We’ve been talking about the book of James and how it compares to the Sermon on the Mount. Let’s continue below…
The theological implications in the Letter of James are perhaps the most interesting aspects of the book. James has been scrutinized for his Soteriology concerning the relationship of works and faith. That is, his statements regarding the role of faith and works in the salvation experience require extra attention. What does the Sermon on the Mount have to say to this? How does the Sermon on the Mount inform James’ soteriological position? Though the teaching appears out of step with Paul’s teaching, is it in step with the teachings of Jesus?
In the previous section, we cautioned against making excessive connections to the Sermon on the Mount. This is especially difficult when considering the theology of the two works side-by-side. But, I have to wonder what theological expectations we should have of every writing in the New Testament. In other words, shouldn’t we expect most, if not all, of the New Testament writings to be influenced by the teachings of Jesus? Scholars are quick to point out that James and Jesus align in their acknowledgment of man’s sinful nature, their admonishment against sin, their speaking of God’s judgment, and their urging of their audiences toward confession. We should expect to find such theological harmony.
Due to the nearness in grammatical presentation of these writings, I find it far more informative to identify the differences in their theological elements. Again, we should expect full theological harmony with all of the scriptures. So when that harmony appears interrupted, as it does here, it’s worth our investigation.
“Christ” and Evidence of Salvation
Two areas interest me greatly where the Letter of James is concerned. First, his Christology. The writer does directly acknowledge Jesus as the Christ, but only on two occasions (v. 1:1 and 2:1). In other passages, the acknowledgment is more indirect by his use of the word Lord.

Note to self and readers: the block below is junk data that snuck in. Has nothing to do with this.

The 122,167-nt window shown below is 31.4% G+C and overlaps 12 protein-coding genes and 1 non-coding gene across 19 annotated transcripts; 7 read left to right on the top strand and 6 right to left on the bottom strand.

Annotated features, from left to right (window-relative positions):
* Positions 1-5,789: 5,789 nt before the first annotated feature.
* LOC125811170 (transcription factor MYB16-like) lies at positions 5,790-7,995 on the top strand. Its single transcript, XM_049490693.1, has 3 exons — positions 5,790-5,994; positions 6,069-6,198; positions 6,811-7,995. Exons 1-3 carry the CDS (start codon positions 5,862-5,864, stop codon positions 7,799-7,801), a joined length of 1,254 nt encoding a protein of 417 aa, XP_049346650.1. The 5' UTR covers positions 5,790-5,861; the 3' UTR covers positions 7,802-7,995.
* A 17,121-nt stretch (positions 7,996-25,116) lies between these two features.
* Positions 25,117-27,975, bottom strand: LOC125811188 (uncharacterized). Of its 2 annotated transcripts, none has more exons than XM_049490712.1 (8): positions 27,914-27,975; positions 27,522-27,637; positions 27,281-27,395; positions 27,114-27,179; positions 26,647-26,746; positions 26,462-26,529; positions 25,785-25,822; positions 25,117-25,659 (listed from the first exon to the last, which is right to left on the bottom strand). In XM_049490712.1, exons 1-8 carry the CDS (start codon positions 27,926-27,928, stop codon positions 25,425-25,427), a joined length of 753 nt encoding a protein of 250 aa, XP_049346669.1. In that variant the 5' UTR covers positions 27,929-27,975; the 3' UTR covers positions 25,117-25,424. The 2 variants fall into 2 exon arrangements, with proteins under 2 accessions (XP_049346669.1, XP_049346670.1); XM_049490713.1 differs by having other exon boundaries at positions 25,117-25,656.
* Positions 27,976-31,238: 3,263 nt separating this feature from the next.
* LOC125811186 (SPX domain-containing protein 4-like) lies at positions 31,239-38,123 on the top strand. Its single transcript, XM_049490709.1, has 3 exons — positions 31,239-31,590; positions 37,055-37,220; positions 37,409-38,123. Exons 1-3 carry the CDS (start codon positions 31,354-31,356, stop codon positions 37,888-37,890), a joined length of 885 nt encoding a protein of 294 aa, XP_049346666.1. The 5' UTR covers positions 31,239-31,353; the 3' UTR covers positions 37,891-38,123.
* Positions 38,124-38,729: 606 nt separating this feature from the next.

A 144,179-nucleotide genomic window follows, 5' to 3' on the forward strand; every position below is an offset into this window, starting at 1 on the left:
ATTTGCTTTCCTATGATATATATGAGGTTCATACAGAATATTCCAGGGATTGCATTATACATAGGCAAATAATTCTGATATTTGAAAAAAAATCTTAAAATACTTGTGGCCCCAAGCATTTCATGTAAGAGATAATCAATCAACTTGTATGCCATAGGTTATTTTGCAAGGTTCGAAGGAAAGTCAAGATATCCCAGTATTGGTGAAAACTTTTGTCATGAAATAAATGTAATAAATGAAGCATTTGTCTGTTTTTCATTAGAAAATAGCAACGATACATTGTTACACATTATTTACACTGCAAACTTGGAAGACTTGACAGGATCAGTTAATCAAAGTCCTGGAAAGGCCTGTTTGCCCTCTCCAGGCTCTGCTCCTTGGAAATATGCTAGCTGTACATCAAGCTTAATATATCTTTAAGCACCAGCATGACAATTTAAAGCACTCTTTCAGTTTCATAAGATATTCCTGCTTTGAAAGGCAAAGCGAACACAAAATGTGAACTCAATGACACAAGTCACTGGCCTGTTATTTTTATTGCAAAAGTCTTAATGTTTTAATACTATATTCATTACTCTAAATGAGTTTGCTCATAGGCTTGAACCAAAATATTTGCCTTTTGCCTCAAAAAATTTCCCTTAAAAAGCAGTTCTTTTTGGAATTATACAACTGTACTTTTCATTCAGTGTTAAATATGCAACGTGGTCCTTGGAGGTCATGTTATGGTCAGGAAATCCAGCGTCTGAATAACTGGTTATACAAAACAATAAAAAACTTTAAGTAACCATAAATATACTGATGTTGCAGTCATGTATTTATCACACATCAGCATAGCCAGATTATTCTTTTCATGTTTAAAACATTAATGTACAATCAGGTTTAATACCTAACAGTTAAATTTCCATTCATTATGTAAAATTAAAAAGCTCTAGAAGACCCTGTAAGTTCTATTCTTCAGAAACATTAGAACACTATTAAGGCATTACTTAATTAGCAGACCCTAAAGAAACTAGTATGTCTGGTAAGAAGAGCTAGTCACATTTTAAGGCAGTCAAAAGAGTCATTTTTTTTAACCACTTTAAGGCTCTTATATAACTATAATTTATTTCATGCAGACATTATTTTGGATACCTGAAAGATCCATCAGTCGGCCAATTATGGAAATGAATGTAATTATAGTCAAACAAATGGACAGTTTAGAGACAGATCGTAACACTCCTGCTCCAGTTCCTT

On the one hand, such an indirect acknowledgment follows the spirit of the writing. It fits alongside the lack of “quotes” from Jesus. But the lack of more direct acknowledgments trouble me. For a writing so influenced by the teachings of Jesus, you’d think his name would be mentioned more than twice. Perhaps the “Lord” designation is enough to overcome this particular objection.
The second area of disharmony lies in the Soteriology of the two writings. Much is often made of James and his inconsistency (at least on the surface) with Paul’s teachings about salvation, faith and works. However, the scholarly community appears to have accepted that the view of salvation in James aligns nicely with the Sermon on the Mount. Of this, I’m not so sure. When we consider James 2:21-24, most scholars find they agree with Matthew 5:16 and Matthew 7:21-27. I’m not so sure.
Now, before we move forward, let’s make sure we’re all in the same room, so to speak. We’re talking about salvation (how to be saved) not sanctification (what happens after salvation). In particular, we are considering these verses to see what James has to say about the proof of salvation, and what Jesus had to say about the proof of salvation.
The passage in Matthew 5 concerning letting our lights shine before men cannot have informed the view that James speaks to in 2:21-24. The James passage suggests that justification is perfected, or completed, through our works. This is to suggest that we are not completely justified until works prove our justification before God. James is suggesting that our works are part and parcel to our salvation, and without it our faith is “dead” (along with our justification).
Jesus, in Matthew 5, is encouraging those who already have light to let it shine. Even under the bushel, the light is shining. It is not dead. It is still lit, just hidden. For these passages to be truly harmonious, we’d need to find the suggestion from Jesus that the light needs our works to remain lit. Or, that if we did not let it shine, the light would burn out. This is not the case. Jesus is speaking evangelically, and James is speaking about justification and salvation. These are two separate subjects.